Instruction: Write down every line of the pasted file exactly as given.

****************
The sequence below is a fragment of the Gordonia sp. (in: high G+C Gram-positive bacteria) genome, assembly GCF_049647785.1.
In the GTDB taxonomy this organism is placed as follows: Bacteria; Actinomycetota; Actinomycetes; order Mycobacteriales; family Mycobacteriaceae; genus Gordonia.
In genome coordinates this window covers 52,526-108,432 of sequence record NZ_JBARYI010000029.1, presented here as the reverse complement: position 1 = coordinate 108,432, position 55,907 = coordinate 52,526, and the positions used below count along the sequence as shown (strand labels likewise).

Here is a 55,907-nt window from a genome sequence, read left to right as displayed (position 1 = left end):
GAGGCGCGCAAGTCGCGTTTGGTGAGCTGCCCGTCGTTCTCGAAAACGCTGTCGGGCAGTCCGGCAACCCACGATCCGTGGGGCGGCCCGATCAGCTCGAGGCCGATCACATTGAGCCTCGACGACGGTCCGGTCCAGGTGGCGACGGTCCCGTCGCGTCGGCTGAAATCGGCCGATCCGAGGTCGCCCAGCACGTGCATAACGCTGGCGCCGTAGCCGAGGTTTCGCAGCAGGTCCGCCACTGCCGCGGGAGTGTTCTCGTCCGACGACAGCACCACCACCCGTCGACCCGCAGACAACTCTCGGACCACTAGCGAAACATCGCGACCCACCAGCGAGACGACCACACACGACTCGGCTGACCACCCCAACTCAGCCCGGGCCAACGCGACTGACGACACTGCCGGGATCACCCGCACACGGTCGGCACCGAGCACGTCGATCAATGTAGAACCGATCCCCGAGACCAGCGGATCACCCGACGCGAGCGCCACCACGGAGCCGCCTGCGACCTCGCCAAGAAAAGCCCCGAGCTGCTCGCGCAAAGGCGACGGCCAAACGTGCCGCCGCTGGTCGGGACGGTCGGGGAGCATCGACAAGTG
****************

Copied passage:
The sequence below is a fragment of the Gordonia sp. (in: high G+C Gram-positive bacteria) genome, assembly GCF_049647785.1.
In the GTDB taxonomy this organism is placed as follows: Bacteria; Actinomycetota; Actinomycetes; order Mycobacteriales; family Mycobacteriaceae; genus Gordonia.
In genome coordinates this window covers 52,526-108,432 of sequence record NZ_JBARYI010000029.1, presented here as the reverse complement: position 1 = coordinate 108,432, position 55,907 = coordinate 52,526, and the positions used below count along the sequence as shown (strand labels likewise).

Here is a 55,907-nt window from a genome sequence, read left to right as displayed (position 1 = left end):
GAGGCGCGCAAGTCGCGTTTGGTGAGCTGCCCGTCGTTCTCGAAAACGCTGTCGGGCAGTCCGGCAACCCACGATCCGTGGGGCGGCCCGATCAGCTCGAGGCCGATCACATTGAGCCTCGACGACGGTCCGGTCCAGGTGGCGACGGTCCCGTCGCGTCGGCTGAAATCGGCCGATCCGAGGTCGCCCAGCACGTGCATAACGCTGGCGCCGTAGCCGAGGTTTCGCAGCAGGTCCGCCACTGCCGCGGGAGTGTTCTCGTCCGACGACAGCACCACCACCCGTCGACCCGCAGACAACTCTCGGACCACTAGCGAAACATCGCGACCCACCAGCGAGACGACCACACACGACTCGGCTGACCACCCCAACTCAGCCCGGGCCAACGCGACTGACGACACTGCCGGGATCACCCGCACACGGTCGGCACCGAGCACGTCGATCAATGTAGAACCGATCCCCGAGACCAGCGGATCACCCGACGCGAGCGCCACCACGGAGCCGCCTGCGACCTCGCCAAGAAAAGCCCCGAGCTGCTCGCGCAAAGGCGACGGCCAAACGTGCCGCCGCTGGTCGGGACGGTCGGGGAGCATCGACAAGTG